Kevin

    • Cashain

      Hi Kevin,
      Thanks for the comment and glad to hear you will give it a try. I was surprised about the Lidl Rum too, but they also won awards for their Gin which was also one of the cheapest. Make sure you share what infusion you decided to make too. You can check out my previous blog with some ideas.

  • Bob

    When I was young , I was looking for good cheap alcohol to help in my social engagements at parties. Rum was one of my favorites as it mixed well with cokes.

    Your having a classification system of rum and showing the alcohol content involved was also an eye opener.

    Thanks for the article.

    Bob

    • Cashain

      Thanks for your comment Bob. There are a lot of rums on the market now and many are going after a premium rating so can be pretty expensive. I would encourage you to try them but with a bit more knowledge about what you are drinking. Happy infusing.

  • Maria C

    In the past, I’ve made rum infusions with ginger and another with ginger & pineapple. Reading this is bringing the itch to make them again. Being in Chicago, the selections will differ but thanks to this post I do know what to look for.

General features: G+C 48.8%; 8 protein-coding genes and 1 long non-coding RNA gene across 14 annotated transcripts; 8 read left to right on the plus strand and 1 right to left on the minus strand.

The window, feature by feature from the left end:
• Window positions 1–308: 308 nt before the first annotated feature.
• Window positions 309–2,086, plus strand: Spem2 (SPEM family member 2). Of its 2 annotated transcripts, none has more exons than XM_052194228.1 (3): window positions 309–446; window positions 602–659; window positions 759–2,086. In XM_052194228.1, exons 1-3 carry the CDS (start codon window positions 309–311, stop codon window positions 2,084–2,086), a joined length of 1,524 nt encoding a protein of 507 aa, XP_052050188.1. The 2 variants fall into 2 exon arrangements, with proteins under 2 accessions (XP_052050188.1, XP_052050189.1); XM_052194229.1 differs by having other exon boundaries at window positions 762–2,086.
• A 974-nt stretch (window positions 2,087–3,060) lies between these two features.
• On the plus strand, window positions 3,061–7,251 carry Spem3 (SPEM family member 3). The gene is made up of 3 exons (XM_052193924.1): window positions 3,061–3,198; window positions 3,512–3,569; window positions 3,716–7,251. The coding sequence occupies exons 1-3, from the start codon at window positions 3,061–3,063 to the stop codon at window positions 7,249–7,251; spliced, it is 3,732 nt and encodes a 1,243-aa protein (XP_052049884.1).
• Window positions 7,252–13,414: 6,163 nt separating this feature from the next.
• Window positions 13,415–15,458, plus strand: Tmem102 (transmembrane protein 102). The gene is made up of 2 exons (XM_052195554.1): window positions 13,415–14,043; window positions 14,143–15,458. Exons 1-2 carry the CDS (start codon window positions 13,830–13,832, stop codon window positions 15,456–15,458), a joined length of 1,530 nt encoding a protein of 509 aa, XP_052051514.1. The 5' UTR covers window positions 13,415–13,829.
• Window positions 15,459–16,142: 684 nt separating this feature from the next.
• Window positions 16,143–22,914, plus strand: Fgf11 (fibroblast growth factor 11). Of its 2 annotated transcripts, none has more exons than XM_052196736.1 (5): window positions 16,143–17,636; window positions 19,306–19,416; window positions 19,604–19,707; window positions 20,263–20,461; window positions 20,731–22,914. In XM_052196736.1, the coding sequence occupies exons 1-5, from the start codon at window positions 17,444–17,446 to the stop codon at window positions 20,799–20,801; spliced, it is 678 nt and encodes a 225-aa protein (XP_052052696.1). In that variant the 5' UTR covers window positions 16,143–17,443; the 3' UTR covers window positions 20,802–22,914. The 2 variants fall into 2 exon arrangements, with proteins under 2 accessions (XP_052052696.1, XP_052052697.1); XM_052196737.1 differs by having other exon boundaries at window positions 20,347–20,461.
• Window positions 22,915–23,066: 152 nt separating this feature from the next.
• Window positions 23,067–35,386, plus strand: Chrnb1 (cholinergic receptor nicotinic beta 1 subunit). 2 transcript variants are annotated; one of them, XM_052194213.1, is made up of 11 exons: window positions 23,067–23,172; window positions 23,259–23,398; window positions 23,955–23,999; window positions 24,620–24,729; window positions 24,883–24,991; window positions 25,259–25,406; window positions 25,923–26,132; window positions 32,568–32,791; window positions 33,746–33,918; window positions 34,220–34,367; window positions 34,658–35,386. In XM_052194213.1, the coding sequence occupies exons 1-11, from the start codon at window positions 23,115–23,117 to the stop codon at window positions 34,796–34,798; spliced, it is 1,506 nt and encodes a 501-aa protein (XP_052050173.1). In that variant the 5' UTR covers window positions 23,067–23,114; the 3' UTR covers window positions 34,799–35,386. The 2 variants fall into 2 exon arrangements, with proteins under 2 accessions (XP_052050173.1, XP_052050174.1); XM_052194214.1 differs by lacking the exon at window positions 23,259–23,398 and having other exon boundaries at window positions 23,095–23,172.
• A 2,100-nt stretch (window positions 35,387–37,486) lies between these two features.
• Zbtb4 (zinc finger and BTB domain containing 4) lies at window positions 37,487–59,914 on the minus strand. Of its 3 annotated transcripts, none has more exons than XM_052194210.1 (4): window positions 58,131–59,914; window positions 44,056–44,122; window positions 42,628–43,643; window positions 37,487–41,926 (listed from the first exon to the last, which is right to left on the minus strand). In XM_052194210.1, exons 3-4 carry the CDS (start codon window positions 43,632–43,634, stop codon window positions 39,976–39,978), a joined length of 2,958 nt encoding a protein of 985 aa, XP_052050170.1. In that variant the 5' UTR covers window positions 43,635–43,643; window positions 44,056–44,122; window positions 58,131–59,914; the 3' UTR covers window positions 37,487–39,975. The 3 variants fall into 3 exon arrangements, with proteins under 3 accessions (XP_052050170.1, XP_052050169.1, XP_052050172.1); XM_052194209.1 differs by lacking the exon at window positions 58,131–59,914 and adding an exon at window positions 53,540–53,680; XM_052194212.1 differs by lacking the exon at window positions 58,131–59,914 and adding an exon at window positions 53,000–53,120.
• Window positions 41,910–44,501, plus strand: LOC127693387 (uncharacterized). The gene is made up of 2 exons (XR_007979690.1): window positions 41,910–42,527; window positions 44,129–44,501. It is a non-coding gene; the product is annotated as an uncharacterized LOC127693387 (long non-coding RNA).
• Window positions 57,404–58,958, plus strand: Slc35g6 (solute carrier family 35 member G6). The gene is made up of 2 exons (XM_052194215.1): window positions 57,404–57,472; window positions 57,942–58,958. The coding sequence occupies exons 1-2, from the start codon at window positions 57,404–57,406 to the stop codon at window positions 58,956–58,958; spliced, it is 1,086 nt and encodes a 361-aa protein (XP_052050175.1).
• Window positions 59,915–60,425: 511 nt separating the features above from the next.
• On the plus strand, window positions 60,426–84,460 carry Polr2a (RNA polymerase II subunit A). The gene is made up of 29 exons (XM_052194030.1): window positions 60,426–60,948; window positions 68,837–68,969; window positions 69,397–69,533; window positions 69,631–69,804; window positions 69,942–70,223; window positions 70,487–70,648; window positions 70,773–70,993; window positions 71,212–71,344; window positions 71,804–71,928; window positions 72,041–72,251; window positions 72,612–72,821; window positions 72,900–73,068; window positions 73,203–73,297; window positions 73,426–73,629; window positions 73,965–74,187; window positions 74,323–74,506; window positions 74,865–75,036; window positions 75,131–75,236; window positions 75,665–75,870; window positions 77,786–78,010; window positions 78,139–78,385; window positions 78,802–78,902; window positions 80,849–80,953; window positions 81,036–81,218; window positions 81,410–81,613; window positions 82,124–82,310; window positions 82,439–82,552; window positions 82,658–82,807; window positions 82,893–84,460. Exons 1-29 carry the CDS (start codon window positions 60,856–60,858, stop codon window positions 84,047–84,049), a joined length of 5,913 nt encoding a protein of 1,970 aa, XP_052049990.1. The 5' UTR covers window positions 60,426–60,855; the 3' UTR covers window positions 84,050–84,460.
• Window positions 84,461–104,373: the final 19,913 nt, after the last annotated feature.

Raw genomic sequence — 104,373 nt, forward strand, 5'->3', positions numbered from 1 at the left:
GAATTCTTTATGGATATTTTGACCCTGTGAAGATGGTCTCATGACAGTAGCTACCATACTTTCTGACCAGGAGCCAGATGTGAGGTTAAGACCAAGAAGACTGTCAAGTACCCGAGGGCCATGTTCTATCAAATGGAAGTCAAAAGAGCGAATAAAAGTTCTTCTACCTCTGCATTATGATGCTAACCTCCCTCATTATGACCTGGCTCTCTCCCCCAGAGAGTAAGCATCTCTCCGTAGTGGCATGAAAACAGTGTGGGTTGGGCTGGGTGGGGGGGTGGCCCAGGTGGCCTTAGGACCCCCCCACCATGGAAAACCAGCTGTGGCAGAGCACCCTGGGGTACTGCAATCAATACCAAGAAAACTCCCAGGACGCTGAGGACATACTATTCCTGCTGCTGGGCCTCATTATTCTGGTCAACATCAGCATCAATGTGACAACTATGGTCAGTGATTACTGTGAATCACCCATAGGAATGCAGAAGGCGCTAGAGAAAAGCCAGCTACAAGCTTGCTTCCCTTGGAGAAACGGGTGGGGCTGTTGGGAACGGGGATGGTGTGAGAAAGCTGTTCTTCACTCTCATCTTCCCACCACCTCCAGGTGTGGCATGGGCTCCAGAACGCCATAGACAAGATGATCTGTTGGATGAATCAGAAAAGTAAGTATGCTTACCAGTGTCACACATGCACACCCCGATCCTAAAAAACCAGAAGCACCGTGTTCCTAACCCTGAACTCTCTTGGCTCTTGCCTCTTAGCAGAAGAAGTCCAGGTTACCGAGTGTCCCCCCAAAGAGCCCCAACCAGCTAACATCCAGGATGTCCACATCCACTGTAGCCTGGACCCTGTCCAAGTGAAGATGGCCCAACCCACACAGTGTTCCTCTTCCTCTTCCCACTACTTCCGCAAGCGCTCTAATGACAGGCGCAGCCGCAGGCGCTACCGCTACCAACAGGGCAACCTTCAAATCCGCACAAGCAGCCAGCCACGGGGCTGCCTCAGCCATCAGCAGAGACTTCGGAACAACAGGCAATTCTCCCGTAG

The weather is turning chilly here. Sweet, smooth rum is on my grocery list. Gotta be prepared for the snowbound days.

    • Cashain

      Great to hear that Maria,
      Ginger and pineapple infusions work well but be careful that the ginger does not overpower the pineapple as it can do very easily.
      You can see some guidance on how long to infuse different elements in one of my earlier posts.
      Happy infusing !

  • Rachel

    I’m not familiar with many alcohols. However, I was inspired to start cooking using Liquor and wine few years ago when I saw a Rum and other liquor at my father-in-law’s house. I’m pretty sure that you have already answered this but why are they cheaper in Supermarket? My FIL hates super market liquor and prefers one from a liquor store

    • Cashain

      Hi Rachel,
      Thanks for the message. Supermarket Rum often get a bad rep as it is often ‘white labelled’ as some obscure brand name or labelled as the supermarkets won brand. Here’s where understanding the economics are helpful in decision-making. As lot of larger brands can sell off their base rums to traders in bulk on the market and it is this rum that then gets re-branded as something else (sometimes they may get additional flavours or ‘ageing’ to align with the new brand. So it is often the case that a favourite top rum brand may also be in a cheaper rum by a different route. You can see this in a number of industries such as washing powder etc..
      My advice as always it do what is best for you, but also be open to being surprised with good stuff in unexpected places.
      Hope that helps.